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Dave Haase, an award-winning ultracyclist and a Fond du Lac native, loves a good challenge.

Currently, he is tackling the challenge of the Race Across America. RAAM is perceived as the world's toughest endurance bike race, with a route stretching 3,000 miles from Oceanside, California, to Annapolis, Maryland.

This is Haase's seventh time competing in RAAM. During his first competition in 2004, he had to stop after completing 2,600 miles of the race because he developed hyponatremia, a condition that occurs when a low level of sodium is in the blood, typically caused by dehydration.

Despite that setback, he came back in 2005 to take fourth place and was the top American finisher.

"The thrill of victory was still out there," Haase said, as he explained why he came back after 2004.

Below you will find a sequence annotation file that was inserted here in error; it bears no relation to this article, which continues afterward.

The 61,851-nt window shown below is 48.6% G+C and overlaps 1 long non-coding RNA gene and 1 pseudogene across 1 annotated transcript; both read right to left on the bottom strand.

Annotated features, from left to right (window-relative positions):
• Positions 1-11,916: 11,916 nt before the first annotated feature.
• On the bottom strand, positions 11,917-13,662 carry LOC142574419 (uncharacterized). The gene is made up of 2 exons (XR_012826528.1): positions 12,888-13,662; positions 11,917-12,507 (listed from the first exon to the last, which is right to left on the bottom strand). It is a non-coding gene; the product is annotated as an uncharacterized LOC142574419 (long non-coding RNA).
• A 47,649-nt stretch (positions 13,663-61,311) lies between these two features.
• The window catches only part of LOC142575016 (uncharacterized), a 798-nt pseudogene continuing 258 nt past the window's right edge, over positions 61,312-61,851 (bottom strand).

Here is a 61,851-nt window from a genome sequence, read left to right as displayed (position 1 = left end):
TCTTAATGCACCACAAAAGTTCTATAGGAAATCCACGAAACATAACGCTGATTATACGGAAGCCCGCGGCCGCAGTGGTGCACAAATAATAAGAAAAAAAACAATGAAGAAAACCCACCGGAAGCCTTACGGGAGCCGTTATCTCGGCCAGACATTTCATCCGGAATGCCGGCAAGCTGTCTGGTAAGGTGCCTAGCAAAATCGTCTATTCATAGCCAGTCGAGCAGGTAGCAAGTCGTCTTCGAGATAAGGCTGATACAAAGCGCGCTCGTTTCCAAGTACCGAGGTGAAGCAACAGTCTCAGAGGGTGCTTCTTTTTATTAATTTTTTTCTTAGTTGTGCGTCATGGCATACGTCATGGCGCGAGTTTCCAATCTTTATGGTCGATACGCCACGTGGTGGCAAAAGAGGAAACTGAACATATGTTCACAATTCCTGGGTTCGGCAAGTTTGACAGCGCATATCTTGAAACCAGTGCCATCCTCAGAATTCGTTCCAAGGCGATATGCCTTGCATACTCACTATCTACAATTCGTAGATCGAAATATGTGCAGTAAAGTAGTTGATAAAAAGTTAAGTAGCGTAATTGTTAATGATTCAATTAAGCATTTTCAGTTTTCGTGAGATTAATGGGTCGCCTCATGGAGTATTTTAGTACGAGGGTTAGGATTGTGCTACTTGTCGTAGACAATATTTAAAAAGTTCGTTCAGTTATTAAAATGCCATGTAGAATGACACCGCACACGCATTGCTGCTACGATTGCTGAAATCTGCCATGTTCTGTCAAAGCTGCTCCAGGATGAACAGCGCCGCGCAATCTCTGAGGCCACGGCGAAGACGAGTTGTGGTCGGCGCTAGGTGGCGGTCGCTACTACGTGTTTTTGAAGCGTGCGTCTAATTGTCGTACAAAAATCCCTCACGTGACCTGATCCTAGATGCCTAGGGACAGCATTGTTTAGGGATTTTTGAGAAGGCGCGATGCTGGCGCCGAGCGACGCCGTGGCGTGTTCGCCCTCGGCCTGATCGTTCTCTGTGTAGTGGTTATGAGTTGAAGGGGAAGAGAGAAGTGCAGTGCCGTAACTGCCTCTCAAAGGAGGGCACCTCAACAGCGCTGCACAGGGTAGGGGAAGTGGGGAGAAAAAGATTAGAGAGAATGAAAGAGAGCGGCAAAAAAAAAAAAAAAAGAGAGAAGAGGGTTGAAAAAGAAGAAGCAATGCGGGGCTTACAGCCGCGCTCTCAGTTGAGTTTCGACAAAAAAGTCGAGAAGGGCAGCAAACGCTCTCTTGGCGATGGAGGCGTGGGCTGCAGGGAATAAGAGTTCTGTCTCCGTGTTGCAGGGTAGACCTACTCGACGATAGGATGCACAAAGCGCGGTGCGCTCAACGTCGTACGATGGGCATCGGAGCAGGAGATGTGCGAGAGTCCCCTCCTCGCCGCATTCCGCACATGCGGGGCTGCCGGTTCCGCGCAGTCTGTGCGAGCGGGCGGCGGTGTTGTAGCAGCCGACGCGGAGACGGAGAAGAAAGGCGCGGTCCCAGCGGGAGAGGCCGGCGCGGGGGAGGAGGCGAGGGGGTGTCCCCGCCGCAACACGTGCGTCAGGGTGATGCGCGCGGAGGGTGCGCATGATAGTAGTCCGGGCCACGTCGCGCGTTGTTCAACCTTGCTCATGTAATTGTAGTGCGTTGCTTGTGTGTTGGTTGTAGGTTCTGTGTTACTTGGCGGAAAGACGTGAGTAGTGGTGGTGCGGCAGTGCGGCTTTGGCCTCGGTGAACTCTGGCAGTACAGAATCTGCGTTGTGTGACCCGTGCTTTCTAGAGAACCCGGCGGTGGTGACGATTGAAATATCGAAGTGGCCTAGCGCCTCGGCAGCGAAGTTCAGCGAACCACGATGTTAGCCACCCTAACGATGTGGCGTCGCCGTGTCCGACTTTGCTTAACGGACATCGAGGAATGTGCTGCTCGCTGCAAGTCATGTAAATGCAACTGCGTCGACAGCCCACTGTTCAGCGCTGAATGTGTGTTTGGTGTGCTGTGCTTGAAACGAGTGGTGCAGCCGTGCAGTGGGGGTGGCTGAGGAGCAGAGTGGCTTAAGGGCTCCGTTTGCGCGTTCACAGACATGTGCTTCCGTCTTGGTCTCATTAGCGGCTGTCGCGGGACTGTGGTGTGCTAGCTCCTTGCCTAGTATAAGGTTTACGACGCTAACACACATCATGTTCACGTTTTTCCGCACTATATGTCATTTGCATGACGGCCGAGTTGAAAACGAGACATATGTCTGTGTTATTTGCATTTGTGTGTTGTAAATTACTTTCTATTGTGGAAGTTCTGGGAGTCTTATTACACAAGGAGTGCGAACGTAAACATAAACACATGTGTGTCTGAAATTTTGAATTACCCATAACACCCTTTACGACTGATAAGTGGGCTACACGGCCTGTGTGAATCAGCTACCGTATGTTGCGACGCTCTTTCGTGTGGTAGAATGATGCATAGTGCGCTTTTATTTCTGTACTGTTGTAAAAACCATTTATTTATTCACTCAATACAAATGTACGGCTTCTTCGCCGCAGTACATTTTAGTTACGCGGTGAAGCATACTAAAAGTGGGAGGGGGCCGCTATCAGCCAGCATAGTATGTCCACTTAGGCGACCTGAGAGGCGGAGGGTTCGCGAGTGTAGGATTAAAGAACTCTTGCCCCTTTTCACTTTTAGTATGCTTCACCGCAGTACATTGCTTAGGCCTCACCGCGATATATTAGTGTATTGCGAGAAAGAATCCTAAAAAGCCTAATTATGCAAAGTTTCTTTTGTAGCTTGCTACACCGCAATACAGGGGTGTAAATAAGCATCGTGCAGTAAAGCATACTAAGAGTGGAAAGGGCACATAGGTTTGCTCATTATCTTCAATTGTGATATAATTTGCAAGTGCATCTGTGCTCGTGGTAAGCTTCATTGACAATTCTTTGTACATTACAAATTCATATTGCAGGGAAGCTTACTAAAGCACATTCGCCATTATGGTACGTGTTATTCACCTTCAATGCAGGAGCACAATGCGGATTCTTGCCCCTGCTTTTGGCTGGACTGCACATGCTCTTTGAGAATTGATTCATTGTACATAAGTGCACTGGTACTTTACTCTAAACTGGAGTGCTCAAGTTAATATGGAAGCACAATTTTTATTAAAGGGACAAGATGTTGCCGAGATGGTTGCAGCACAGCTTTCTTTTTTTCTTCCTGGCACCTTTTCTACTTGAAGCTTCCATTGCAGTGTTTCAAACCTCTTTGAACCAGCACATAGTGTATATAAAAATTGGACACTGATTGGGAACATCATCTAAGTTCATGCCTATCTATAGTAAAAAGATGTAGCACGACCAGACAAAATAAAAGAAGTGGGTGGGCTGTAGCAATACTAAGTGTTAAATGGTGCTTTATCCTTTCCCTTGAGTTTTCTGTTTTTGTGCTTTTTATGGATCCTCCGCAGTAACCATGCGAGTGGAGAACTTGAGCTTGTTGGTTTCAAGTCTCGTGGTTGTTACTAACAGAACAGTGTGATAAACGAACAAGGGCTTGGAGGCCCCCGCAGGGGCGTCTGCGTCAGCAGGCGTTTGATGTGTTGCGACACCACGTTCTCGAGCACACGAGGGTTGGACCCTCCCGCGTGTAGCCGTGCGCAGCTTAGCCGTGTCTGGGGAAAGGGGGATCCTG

Haase's experience in both 2004 and 2005 was captured on film. Stephen Auerbach, an American filmmaker best known for his documentaries, captured Haase's setback in 2004 in "Race Across America," shown on NBC Sports. In 2005, Auerbach's film "Bicycle Dreams" also featured Haase.

In 2015 and 2016, Haase also was the top American finisher, coming in second, respectively.

Haase said he competes in ultracyclist races for the challenge. It's a challenge to keep his body in good shape and to keep his mind sharp. On a daily basis, he gets up at 5 a.m. and rides his bike until 9 a.m., before working for 10 to 12 hours. He has to stick to a tough training schedule, especially in a race such as RAAM.

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